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Technology in Health Care – Telemedicine, TeleHealth, and mHealth

I was a panelist at the 2014 International Medical Interpreters Association conference this past January in Houston. The panel discussion was entitled “Latest Technology and Impact on Interpreters.” I would like to share some thoughts and ideas that were discussed in Houston as well as some general observations about the use of technology in health care and in the interpreting industry as a whole.

The Future of Health
Accessibility through the use of technology has soared to new levels for the consumer/patient and for the provider/hospital staff. TeleHealth or mobile health (also known as mHealth) is the use of medical information exchanged from one site to another via electronic communications to improve a patient’s clinical health status. Telemedicine includes a growing variety of applications and services using two-way video, email, smart phones, wireless tools and other forms of telecommunications technology.

Technology is Changing How We Treat Patients
If we think about technology and how it is changing the lives of patients and health care providers every day, we can envision this change on horizontal and vertical axes. On the horizontal axis, healthcare is moving outward. Services are moving out of large hospitals, out of big cities, out of urban areas – out into the areas where patients live and into their daily lives at home. This is occurring at an exponential rate through the use of technology.

On the vertical axis, healthcare is moving upward and downward through the collection and distribution of data. Health information and data is uploaded by providers to electronic medical records and other data collection systems. Smartphone and tablet applications are being constantly downloaded, and in many cases these APPs have become the key to accessibility for both patients and providers. Data is crucial for patient care and monitoring, either remotely or in the hospital setting. Data and health information is vital for patients to manage their own illnesses and medical conditions. The use of mobile devices by physicians to view patient information is now widespread in the US.

So What Does This Mean? Here are Some Interesting Statistics Since 2012 from HIT Consultant:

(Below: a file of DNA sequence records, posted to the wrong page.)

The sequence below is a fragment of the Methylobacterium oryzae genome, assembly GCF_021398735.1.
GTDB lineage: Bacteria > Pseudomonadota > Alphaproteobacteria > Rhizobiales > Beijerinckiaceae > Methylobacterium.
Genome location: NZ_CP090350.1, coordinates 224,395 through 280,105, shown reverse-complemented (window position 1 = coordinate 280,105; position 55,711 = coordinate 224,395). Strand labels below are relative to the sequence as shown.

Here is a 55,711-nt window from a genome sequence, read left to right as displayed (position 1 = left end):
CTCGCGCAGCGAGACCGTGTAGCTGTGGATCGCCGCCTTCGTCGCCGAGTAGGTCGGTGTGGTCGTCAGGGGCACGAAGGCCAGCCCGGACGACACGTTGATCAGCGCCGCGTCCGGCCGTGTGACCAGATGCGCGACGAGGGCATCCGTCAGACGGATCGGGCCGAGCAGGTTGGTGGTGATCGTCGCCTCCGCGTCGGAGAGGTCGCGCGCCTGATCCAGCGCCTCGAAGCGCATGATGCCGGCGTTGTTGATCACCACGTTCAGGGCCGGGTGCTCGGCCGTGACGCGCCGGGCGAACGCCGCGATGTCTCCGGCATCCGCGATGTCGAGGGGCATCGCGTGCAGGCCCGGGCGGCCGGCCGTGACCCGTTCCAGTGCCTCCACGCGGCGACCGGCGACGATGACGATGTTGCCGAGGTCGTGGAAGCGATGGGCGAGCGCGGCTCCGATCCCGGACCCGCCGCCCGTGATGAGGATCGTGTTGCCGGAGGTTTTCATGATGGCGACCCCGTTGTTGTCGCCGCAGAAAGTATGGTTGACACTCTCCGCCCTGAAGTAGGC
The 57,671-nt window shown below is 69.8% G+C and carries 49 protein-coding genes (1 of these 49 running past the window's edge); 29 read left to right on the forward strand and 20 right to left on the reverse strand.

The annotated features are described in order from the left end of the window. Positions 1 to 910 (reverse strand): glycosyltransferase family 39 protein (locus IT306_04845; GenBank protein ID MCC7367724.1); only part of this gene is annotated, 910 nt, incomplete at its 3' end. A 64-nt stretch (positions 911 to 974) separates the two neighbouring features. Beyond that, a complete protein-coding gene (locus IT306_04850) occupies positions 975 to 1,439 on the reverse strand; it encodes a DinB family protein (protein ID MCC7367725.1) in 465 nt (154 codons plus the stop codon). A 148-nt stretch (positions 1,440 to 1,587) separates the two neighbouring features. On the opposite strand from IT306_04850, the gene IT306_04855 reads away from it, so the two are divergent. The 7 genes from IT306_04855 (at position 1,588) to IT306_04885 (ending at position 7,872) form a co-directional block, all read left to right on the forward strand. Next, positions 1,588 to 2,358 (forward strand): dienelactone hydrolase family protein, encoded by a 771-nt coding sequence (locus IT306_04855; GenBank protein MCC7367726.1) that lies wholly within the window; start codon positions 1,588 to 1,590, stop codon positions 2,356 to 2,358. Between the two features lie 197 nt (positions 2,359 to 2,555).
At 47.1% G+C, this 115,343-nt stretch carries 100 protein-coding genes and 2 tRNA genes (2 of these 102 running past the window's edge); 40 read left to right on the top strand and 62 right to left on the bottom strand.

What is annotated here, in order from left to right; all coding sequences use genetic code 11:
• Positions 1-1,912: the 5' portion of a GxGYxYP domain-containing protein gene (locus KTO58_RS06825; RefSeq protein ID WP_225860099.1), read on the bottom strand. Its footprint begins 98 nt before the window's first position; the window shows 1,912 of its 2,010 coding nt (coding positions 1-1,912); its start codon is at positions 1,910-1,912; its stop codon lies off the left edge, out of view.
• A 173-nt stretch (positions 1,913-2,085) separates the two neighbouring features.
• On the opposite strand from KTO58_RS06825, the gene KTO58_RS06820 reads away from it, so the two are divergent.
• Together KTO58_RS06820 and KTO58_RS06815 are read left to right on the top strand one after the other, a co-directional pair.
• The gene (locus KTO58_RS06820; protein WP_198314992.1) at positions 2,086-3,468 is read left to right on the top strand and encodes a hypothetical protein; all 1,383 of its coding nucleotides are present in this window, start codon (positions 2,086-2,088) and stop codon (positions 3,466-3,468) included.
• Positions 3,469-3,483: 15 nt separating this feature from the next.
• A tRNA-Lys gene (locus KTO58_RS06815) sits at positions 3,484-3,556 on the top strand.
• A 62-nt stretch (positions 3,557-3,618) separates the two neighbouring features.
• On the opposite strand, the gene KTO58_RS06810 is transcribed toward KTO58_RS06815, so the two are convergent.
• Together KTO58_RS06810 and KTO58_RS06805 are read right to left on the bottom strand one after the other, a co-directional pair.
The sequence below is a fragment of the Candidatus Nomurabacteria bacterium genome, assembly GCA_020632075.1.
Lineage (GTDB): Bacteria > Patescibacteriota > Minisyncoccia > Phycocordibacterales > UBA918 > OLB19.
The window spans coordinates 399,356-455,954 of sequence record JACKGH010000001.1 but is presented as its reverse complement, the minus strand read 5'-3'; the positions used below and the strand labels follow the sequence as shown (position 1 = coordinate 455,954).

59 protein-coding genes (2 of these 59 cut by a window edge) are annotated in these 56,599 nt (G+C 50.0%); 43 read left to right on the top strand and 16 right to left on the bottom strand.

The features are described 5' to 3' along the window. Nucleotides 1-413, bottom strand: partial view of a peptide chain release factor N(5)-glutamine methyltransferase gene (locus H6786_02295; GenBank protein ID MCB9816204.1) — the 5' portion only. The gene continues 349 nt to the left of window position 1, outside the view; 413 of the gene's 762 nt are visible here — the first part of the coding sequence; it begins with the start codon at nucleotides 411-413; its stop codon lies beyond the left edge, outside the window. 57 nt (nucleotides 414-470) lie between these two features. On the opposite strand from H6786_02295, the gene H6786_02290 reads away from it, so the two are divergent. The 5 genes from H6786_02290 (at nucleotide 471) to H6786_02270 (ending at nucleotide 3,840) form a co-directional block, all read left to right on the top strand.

• The collection of data at the bedside has increased from 30% to 45%.
  • Remote monitoring of data from medical devices has increase from 27% to 34%.
  • Allowing patients to access their own electronic medical records on a mobile device has increased from 32% to 36%.
  • 52% of us now gather health information on our smart phones.
  • 70% of the “most wired” hospitals in the U.S. now provide Telehealth.
  • Smartphones are #9 on the Health Tech Hazards list due to texting during surgery.

The Most Common Types of mHealth APPs Are:

  • Exercise, fitness, pedometer or heart rate monitor
  • Diet, food, calorie counters
  • Weight
  • Blood pressure
  • WebMD
  • Blood sugar
  • Medication management

Top Areas for Future Growth in the TeleHealth Market Include:

  • Home-based care and disease management
  • Remote physician or specialist services
  • Personal emergency response systems
  • Video diagnostic consultations
  • Remote cardiac services

Some of the Predictions for the Future with Health Care Technology Are:

  • 3 million people area expected to be using smartphone powered remote patient monitoring devices by 2016.
  • 44 million mobile health apps will be downloaded this year – 142 million will be downloaded in 2016.
  • The TeleHealth market will grow from the $7 million dollars spent in 2012 to $16 billion in 2016.

Technology Increasingly Drives How Language Services Are Used
If we think about language access and language services, data is a crucial factor in driving our profession forward. Data like a patient’s preferred language is necessary for the allocation of human resources, hiring and scheduling of interpreters, budgeting, and cost efficiency reporting. From the end-user’s perspective (the patient, provider, and manager or coordinator of languages services), the use of technology can provide better, easier, and faster access to services. In the future, we can only anticipate a continued increase in the use of video remote interpreting (VRI) which can be accessed via web-based solutions on PCs, smartphones, and tablets.

For interpreters in health care, the workplace will be enhanced and made easier by the use of new technology like VRI. Daily workloads will become more efficient as the stress and difficulties of onsite interpreter scheduling are decreased. Budgetary goals will also be met through the inclusion of technology. As the members of the IMIA Technology Division have observed, “Interpreters will not be replaced by technology. Interpreters will be replaced by other interpreters who use technology.”

We’re the Change that We Seek
Technology is definitely all about change. This change is happening in our society, in our personal lives, in our professional lives, and most importantly for us, in health care and in the field of medical interpreting. The exciting part is that we are on the cusp of this change, and as medical interpreters and language service providers, we get to experience this groundbreaking technology first hand. Take a look at one of the most important quotes of this new millennium as spoken by President Barack Obama, “Change won’t come if we wait for some other person or some other time. We’re the ones we’ve been waiting for. We’re the change that we seek.” Many times, our own fears stand in the way of embracing new and important change.

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